Meanwhile, I combined the sugar, guar and xanthan gums in a glass bowl. Once it was completely mixed, I whisked it into the heated ingredients and brought to a boil. Then reduced to a simmer for about 5 minutes, whisking, until the stabilizers were incorporated and starting to thicken it up.

I tested my stabilizer hack on a small batch and found that I needed to adjust the amount down. The guar/xanthan mix made the final result a bit too elastic. If you go this route, test a small amount first. And please let me know what you come up with…

After it had cooked and thickened up, I removed it from the heat and whisked in the lemon juice. Let cool and then transferred to my ice cream maker. Ran that until it started to thicken, then popped it in the freezer.

What is Trimoline?

Trimoline® is a regsitered brandname for an invert sugar syrup paste manufactured by Erstein. Made from beet and sugar syrups, it is very concentrated and thick, used to prevent crystallization, resists humidity, acts as an anti-oxidant, increases carmelization, improves texture, preserves aroma, flavor, and color.

Inverted or invert sugar is a mixture of glucose and fructose. “It is obtained by splitting sucrose into its two components. Compared with its precursor sucrose, inverted sugar is sweeter and its products tend to stay moist and are less prone to crystallization.” Invert sugar has a high affinity for water, and for this reason, it is used to keep products moist.

It works very well in sorbets and ice creams because it lowers the freezing point, virtually eliminating crystallization. Invert sugar acts as an emulsifier and helps stabilize the sorbet.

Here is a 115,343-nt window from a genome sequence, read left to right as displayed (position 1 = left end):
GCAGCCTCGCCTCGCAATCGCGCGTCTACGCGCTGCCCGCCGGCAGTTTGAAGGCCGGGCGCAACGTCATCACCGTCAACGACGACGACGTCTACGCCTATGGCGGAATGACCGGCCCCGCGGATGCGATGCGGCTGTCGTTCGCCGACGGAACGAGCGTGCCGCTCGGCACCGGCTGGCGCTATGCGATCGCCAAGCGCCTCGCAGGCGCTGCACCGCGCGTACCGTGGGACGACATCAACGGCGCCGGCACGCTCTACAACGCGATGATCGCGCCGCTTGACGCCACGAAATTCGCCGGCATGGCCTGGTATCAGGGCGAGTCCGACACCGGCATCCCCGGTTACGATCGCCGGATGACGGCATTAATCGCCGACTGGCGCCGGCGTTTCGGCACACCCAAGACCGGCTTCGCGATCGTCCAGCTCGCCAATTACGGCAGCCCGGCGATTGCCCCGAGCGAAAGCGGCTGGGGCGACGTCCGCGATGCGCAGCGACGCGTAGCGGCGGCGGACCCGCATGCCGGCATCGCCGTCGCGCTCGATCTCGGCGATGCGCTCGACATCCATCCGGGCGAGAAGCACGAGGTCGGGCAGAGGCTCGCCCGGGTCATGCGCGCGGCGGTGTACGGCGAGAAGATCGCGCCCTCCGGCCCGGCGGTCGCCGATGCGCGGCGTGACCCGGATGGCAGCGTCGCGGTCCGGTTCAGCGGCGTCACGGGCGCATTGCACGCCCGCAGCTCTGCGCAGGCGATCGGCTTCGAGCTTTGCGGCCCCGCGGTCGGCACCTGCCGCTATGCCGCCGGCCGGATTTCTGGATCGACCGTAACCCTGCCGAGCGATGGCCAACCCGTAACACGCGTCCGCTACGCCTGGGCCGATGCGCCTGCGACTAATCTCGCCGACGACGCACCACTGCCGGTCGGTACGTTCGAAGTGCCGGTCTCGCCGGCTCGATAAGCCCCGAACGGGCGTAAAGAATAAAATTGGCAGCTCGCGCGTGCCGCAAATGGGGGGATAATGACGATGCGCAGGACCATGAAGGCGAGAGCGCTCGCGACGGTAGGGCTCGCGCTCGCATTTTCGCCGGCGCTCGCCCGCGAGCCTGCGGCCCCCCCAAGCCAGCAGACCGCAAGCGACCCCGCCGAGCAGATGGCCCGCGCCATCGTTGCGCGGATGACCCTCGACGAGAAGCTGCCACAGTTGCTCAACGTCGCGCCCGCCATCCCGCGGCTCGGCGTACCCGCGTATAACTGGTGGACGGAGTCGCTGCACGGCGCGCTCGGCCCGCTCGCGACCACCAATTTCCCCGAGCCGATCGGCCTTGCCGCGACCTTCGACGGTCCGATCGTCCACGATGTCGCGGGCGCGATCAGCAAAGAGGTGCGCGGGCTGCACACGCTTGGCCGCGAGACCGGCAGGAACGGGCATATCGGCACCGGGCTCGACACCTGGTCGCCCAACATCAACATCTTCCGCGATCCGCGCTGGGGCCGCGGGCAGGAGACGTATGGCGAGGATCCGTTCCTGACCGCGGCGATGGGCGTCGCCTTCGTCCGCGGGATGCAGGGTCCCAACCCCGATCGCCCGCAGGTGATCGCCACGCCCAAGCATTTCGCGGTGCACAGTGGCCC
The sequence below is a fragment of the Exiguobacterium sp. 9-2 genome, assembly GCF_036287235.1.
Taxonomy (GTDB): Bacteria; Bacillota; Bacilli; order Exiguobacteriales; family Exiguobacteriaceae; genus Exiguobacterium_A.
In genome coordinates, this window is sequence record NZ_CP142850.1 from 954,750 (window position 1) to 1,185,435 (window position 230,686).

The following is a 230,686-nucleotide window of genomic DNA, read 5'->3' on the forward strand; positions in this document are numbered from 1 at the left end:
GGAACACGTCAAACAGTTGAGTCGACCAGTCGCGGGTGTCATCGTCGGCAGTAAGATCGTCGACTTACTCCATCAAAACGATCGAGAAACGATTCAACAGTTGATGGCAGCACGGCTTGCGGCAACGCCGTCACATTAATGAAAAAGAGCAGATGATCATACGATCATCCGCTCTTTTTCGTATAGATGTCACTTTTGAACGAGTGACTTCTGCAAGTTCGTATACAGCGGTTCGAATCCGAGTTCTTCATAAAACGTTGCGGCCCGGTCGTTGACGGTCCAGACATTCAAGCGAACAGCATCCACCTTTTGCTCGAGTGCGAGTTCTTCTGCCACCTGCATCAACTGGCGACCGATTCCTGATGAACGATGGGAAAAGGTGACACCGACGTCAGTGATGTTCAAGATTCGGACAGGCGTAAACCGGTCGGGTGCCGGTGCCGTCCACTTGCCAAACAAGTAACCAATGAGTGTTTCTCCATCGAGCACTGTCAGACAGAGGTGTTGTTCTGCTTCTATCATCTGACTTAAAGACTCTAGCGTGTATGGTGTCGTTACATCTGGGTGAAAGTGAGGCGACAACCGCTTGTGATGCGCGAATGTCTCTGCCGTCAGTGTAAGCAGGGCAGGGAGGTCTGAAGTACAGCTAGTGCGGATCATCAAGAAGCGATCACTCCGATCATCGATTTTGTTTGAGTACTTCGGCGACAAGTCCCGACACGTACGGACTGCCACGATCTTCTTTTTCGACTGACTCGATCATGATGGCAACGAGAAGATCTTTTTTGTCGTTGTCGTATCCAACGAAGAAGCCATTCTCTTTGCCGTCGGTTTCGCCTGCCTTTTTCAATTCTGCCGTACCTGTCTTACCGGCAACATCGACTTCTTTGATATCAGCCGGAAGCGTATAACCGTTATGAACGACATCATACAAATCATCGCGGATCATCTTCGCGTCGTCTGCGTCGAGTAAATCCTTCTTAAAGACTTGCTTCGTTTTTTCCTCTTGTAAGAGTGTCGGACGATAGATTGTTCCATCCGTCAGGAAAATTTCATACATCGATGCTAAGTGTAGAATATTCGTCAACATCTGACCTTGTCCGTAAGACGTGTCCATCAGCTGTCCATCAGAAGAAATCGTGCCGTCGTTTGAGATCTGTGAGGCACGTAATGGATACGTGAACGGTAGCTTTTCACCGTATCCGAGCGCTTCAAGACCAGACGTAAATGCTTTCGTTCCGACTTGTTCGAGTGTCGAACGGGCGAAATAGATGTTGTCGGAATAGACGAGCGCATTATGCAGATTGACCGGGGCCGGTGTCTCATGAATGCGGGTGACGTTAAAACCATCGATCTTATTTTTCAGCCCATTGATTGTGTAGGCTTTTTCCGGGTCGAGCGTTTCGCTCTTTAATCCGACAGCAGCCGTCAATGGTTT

If you can’t find Trimoline, some on eGullet have suggested substituting honey, glucose or corn syrup. You can also try making your own. Other available brands of invert sugar syrup paste are Colorose, Honey-O, Inversol, Nulomoline and Nevuline.

Sources: eGullet, Wikipedia

Ingredients
Roasted pear purée, from above
Alta-Dena heavy cream
Diamond Crystal kosher salt
Glucose (Karo corn syrup)
Erstein Trimoline invert sugar syrup paste, from L’Epicerie
C&H cane sugar
Louis François STAB 2000 ice cream stabilizer,
or a mix of guar gum and xanthan gum
Freshly squeezed lemon juice

Day Two

Foie Gras (Continued)
The next morning I was ready to go again: time to push some foie. I removed the foie gras from the fridge and its bag, and let rest for about 15 minutes. Placed it on a double layer of cheesecloth.

Rolled it very tightly into a log and tied the ends with kitchen twine.

Blanched the foie cylinder in boiling water for 1.5 minutes, then removed to an icewater bath to cool for 5 more minutes.

I removed the foie gras from its wrappings and pushed it through a tamis drum sieve.

Unfortunately, it came out like mush, not the mini hamburger-like strands as shown in the book. Aaaargh!

So I froze it, then pushed it through a strainer (with a larger mesh than the fine tamis) with a wooden spoon. This seemed to work much better, and I got the stringy texture I wanted. I immediately put the foie back in the freezer until plating. It thaws and begins to melt very soon after being expose to room temperatures.

Pear Panna Cotta
I rehydrated some gelatin sheets in cold water, squeezed them dry(ish), and added to my mise en place: